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Forage trends and prognostication

Robin Newell Published on 05 March 2014
Based on the title, you might be wondering if prognostication is some kind of new forage management practice – and in a way, it is. Prognostication means “to predict, using current indicators as a guide.”

To help you formulate your own forage prognosis, let’s first cover two major shifts occurring in U.S. forage production and utilization.

Then we’ll look at management options and attributes of conserved forage crop species – changes that will influence yield and feed value, ration inclusion rates and perhaps influence market pricing and acreage trends of our main U.S. forage crops over the next several years.

Grain and forage commodity availability and market prices are forceful factors that affect nearly all operations that grow or feed forages. Pricing and volume are in flux all the time in the feed and forage commodity markets.

But when the price and availability of an individual feedstuff go outside an established range for an extended time, it alters the relative value proposition compared to other ration inputs. A large change in availability and price can force changes in cropping and feeding decisions for a wide swath of farm operators.

Two major shifts in forage production
U.S. forage production has increased dramatically over the past century. By looking at dry matter production, we can more easily recognize the dry matter contribution of hay and silages in comparison to each other as well as their contribution to the whole. Aside from the overall increase, the two major trends occurring in U.S. forage production are:

  • Spiking downward trend in alfalfa production
  • Steadily increasing trend in corn silage production

The shift or inflection point for both these current trends can be traced to the 1990s. An increase in inclusion rates for corn silage, particularly in dairy rations, is at the root of the current corn silage trend.

The current alfalfa production trend started in the ’90s too, partly owing to the corn silage shift. The downward alfalfa trend accelerated around 2005 with increased corn acres for ethanol production and has been exacerbated by the broad regional droughts in 2011 and 2012.

Let’s cover the corn silage shift first. U.S. corn silage production peaked in the 1970s with record numbers of cattle, only to decline during the 1980s. Why did this occur? Declining cattle numbers are one driver.

Less obvious, perhaps, is that there can be some ration substitution between corn grain and corn silage to supply starch and energy. One main factor may have been corn grain price stagnation in the mid-1980s.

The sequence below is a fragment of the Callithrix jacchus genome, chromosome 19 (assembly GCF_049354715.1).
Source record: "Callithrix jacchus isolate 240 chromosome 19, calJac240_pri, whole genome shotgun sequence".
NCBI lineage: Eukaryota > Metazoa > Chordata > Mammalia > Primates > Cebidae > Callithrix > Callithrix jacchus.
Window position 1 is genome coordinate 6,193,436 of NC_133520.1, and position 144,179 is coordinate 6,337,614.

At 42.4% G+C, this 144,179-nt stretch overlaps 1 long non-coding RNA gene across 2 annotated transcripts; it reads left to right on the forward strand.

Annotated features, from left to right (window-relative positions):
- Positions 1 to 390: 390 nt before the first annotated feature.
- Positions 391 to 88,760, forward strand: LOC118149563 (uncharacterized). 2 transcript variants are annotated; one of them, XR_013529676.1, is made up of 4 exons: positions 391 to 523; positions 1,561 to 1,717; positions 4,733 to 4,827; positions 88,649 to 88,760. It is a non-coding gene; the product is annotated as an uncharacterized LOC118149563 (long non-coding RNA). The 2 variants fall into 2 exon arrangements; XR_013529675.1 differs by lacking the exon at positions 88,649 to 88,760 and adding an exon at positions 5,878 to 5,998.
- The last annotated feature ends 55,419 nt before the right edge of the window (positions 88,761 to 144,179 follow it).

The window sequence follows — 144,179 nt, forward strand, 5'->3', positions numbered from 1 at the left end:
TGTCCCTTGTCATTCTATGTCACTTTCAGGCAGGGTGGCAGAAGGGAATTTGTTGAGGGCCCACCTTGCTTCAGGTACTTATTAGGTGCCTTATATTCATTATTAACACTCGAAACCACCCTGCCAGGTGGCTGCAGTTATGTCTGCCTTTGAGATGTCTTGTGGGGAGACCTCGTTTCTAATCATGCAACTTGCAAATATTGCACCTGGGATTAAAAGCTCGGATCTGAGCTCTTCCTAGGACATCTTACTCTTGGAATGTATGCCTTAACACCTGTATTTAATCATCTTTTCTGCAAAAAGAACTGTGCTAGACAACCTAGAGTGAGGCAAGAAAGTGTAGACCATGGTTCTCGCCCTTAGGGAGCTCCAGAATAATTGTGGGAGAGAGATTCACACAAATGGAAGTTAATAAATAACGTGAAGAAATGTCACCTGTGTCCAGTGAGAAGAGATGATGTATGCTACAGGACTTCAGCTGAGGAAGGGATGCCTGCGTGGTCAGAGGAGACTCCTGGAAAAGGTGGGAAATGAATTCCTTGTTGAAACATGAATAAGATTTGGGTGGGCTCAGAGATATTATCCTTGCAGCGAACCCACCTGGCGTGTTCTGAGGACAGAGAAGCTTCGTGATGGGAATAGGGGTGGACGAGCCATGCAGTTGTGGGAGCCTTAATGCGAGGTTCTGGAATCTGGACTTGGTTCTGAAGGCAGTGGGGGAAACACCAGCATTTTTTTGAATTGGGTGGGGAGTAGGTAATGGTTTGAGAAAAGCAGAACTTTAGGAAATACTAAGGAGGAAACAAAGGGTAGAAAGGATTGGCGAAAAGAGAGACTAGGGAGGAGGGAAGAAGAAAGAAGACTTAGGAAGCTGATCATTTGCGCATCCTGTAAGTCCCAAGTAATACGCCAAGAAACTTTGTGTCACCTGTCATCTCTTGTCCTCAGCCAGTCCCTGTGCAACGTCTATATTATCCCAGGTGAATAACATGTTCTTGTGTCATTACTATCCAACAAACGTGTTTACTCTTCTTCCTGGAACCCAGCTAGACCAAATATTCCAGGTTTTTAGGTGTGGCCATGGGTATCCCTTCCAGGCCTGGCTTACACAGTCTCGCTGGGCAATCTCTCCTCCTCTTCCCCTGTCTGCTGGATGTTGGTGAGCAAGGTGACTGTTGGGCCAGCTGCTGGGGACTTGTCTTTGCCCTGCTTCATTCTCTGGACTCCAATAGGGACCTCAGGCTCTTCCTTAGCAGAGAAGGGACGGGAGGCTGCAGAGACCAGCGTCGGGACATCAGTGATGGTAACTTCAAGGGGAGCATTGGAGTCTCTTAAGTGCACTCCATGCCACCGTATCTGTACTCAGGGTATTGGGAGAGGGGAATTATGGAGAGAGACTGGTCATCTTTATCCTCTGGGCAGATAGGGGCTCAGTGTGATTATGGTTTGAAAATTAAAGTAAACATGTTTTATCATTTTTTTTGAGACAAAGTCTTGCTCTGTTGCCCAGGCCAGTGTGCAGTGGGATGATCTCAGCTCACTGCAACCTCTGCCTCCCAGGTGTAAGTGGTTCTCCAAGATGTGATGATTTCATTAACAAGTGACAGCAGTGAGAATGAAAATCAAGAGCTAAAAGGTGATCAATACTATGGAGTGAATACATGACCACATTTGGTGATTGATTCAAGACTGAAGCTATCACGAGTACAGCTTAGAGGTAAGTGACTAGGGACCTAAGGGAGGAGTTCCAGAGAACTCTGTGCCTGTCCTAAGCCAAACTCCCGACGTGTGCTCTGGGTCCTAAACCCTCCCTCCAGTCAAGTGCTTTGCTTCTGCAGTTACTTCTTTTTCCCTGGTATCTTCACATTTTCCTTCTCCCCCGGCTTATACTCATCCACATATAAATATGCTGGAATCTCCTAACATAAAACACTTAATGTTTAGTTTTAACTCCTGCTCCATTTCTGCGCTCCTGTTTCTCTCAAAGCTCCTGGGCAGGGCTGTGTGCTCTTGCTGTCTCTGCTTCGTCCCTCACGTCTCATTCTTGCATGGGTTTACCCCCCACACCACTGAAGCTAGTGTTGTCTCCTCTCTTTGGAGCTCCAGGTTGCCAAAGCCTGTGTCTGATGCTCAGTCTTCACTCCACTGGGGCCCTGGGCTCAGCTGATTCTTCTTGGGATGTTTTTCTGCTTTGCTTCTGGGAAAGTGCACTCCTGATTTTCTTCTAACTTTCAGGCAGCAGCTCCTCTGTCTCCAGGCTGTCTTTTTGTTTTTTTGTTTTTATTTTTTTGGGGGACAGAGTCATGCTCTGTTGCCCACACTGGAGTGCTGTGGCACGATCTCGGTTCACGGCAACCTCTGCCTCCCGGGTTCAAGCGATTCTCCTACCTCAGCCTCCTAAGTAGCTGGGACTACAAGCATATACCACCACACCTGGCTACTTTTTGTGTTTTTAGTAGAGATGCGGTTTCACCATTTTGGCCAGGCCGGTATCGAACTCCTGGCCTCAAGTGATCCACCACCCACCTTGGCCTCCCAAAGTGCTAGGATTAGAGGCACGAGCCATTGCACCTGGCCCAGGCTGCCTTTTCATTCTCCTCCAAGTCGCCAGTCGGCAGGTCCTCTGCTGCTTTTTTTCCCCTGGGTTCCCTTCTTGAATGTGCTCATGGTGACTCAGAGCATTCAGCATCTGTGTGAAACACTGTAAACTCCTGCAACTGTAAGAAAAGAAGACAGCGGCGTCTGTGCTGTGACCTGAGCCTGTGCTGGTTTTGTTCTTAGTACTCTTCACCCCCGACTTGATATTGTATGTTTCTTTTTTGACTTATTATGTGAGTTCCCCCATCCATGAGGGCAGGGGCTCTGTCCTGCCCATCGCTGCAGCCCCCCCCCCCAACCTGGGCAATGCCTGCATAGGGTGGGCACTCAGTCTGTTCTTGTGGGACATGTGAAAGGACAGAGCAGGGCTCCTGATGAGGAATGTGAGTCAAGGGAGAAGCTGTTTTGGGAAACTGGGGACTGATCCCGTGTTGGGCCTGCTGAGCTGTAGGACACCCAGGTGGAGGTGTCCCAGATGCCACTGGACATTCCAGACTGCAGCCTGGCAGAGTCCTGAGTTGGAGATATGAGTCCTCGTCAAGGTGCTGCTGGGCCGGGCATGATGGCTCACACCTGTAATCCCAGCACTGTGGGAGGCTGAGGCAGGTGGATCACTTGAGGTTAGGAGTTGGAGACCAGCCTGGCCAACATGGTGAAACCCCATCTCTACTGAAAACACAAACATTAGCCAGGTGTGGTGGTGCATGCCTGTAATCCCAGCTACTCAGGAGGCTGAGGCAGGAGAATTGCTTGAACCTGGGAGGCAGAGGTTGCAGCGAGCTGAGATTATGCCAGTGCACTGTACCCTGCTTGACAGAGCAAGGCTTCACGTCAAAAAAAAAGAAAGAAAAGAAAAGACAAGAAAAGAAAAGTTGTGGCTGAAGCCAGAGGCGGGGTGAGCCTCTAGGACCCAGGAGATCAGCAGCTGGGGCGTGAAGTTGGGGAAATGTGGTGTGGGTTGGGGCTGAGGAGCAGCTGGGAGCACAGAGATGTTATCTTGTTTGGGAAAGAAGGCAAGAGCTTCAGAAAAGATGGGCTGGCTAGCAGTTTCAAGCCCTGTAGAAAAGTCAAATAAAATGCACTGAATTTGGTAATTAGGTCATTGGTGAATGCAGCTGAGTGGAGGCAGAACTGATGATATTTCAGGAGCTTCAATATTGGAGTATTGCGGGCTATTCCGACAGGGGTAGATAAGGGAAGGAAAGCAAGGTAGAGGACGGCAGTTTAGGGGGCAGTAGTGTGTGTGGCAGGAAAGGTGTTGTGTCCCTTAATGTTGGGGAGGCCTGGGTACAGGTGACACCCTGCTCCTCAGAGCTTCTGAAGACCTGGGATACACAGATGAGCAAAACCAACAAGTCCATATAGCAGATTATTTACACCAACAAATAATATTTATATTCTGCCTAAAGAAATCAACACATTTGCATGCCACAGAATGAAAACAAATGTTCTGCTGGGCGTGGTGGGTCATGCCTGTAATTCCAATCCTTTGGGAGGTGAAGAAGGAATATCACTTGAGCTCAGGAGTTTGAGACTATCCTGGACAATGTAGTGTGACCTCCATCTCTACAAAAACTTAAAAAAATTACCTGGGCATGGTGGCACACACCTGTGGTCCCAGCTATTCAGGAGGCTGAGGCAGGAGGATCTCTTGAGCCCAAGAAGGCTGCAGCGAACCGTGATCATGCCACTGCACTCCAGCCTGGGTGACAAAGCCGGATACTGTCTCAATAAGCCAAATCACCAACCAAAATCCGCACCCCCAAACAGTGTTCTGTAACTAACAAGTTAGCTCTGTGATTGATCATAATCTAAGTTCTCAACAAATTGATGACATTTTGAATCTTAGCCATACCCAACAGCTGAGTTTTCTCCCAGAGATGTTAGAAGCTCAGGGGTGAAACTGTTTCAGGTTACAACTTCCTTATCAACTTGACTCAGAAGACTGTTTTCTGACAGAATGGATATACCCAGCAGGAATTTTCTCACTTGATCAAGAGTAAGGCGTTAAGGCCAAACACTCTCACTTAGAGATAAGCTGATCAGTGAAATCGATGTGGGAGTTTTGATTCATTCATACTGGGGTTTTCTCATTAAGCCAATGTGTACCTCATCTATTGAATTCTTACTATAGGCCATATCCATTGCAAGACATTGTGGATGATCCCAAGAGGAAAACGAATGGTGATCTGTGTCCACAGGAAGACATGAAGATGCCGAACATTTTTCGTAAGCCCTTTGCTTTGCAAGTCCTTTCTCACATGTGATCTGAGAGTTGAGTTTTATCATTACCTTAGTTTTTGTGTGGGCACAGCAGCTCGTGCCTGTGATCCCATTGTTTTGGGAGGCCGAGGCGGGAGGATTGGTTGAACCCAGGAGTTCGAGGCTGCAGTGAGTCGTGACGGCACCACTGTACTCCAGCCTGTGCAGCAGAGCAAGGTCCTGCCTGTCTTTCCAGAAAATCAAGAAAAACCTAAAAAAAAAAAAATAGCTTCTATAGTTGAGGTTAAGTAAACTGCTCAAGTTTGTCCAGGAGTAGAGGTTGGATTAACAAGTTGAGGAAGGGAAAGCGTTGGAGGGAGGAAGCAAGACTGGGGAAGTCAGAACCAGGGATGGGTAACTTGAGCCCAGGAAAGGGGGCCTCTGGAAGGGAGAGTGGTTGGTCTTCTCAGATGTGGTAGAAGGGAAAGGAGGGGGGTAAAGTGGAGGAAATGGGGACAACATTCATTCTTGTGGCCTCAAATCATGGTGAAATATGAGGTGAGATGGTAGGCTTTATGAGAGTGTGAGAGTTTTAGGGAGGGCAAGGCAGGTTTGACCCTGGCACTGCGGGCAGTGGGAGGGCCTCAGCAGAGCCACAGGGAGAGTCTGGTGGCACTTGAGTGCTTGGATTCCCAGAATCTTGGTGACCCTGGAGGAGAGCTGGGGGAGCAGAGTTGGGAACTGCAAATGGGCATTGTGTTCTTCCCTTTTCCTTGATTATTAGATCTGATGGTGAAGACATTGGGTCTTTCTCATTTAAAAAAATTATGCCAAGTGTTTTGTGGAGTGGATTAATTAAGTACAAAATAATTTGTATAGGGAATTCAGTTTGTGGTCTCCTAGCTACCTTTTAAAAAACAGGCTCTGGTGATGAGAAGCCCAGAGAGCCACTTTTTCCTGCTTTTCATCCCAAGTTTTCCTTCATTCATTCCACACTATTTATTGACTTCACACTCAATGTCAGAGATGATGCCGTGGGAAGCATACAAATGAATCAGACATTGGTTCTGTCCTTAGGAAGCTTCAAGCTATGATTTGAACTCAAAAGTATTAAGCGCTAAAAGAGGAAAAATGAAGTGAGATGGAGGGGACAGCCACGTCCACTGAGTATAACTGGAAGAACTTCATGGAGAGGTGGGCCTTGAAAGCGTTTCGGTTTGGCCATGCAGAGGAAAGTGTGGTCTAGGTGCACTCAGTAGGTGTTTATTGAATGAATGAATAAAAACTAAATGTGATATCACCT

In later decades, we’ve seen a trend of increasing corn silage in dairy rations, helping drive the increased production of corn silage over the past two decades even as numbers of all cattle continue to decline.

US forage dry matter production

It’s only in the last few years that corn silage regained the total U.S. production levels seen in the 1970s. Note Figure 1, showing that corn silage dry matter production is fairly stable with little year-to-year variation from the production trend over time. You’d see more variation if looking strictly at corn silage acres harvested because of year-to-year yield variation.

In most locales, there is an opportunity to harvest more corn acres for silage in years when the silage yield per acre is down. This helps maintain corn silage as a reliable and stable forage source and probably contributes to the current trend toward increasing corn silage use.

Now let’s cover the decline in alfalfa production. The current trend began at approximately the same region of the figure as noted above for corn silage.

The widespread drought of 1988 may have kicked off or contributed to the shift in some way. At any rate, the decades-long trend of increasing alfalfa production had reversed by the 1990s.

Cattle Inventory

In the most recent decade, the Renewable Fuels Standard created under the Energy Policy Act of 2005 is associated with an upward inflection point in long-term acreage and production trends for corn. Although less well recognized, this energy policy forced a change in alfalfa production as well. Big corn production states like Nebraska, Minnesota, Iowa, Illinois and Indiana have lost one-third to one-half of their alfalfa acres during the past decade.

This shift, combined with regional droughts of 2011 and 2012, led to declining hay production and shortages that drove up hay prices and increased hauling distances for hay. In response, acres devoted to alfalfa increased in some Western states where corn is less prevalent, but not enough to offset the overall loss of alfalfa and all-hay production.

The Upper Midwest remained in alfalfa deficit through 2013 due to winter damage and stand loss. The 2013 alfalfa production was not above trend, and hay market prices remain somewhat elevated.

Will the decline in alfalfa hay production finally level or reverse upward? Will alfalfa compete successfully for acres against corn and other row crops in states where alfalfa acres declined in the prior decade?

Corn grain production has increased on a long-term trend line that began with the advent of hybrid corn in the 1920s. This ever-increasing trend may eventually help corn grain production “catch up” to overall corn demand in a way that relieves some acreage and commodity price pressure.